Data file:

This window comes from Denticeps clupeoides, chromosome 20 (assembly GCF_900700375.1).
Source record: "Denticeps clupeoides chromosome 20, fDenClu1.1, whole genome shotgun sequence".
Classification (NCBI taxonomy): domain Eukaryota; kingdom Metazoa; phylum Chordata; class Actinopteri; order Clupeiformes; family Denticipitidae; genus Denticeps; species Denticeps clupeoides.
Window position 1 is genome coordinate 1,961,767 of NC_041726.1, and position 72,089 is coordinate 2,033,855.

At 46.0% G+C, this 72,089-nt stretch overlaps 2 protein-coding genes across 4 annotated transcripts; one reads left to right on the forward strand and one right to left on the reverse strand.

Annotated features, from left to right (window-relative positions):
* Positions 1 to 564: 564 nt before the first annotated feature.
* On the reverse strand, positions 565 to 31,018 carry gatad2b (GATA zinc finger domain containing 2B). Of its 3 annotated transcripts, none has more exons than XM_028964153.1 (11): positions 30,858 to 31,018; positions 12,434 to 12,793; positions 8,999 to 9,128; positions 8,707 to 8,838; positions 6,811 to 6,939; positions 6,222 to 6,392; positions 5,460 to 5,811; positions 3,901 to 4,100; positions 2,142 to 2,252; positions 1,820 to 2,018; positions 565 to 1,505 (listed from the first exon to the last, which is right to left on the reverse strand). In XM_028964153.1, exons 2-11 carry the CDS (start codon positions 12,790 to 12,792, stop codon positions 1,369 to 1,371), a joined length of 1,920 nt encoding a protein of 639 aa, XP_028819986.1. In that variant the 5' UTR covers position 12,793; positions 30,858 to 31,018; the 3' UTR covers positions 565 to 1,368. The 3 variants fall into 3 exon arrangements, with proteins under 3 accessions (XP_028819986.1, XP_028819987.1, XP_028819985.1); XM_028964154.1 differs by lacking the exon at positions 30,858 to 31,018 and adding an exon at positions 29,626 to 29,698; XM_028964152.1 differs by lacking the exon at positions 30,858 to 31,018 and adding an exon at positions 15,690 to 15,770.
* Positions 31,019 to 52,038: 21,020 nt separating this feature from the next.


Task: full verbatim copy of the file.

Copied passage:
This window comes from Denticeps clupeoides, chromosome 20 (assembly GCF_900700375.1).
Source record: "Denticeps clupeoides chromosome 20, fDenClu1.1, whole genome shotgun sequence".
Classification (NCBI taxonomy): domain Eukaryota; kingdom Metazoa; phylum Chordata; class Actinopteri; order Clupeiformes; family Denticipitidae; genus Denticeps; species Denticeps clupeoides.
Window position 1 is genome coordinate 1,961,767 of NC_041726.1, and position 72,089 is coordinate 2,033,855.

At 46.0% G+C, this 72,089-nt stretch overlaps 2 protein-coding genes across 4 annotated transcripts; one reads left to right on the forward strand and one right to left on the reverse strand.

Annotated features, from left to right (window-relative positions):
* Positions 1 to 564: 564 nt before the first annotated feature.
* On the reverse strand, positions 565 to 31,018 carry gatad2b (GATA zinc finger domain containing 2B). Of its 3 annotated transcripts, none has more exons than XM_028964153.1 (11): positions 30,858 to 31,018; positions 12,434 to 12,793; positions 8,999 to 9,128; positions 8,707 to 8,838; positions 6,811 to 6,939; positions 6,222 to 6,392; positions 5,460 to 5,811; positions 3,901 to 4,100; positions 2,142 to 2,252; positions 1,820 to 2,018; positions 565 to 1,505 (listed from the first exon to the last, which is right to left on the reverse strand). In XM_028964153.1, exons 2-11 carry the CDS (start codon positions 12,790 to 12,792, stop codon positions 1,369 to 1,371), a joined length of 1,920 nt encoding a protein of 639 aa, XP_028819986.1. In that variant the 5' UTR covers position 12,793; positions 30,858 to 31,018; the 3' UTR covers positions 565 to 1,368. The 3 variants fall into 3 exon arrangements, with proteins under 3 accessions (XP_028819986.1, XP_028819987.1, XP_028819985.1); XM_028964154.1 differs by lacking the exon at positions 30,858 to 31,018 and adding an exon at positions 29,626 to 29,698; XM_028964152.1 differs by lacking the exon at positions 30,858 to 31,018 and adding an exon at positions 15,690 to 15,770.
* Positions 31,019 to 52,038: 21,020 nt separating this feature from the next.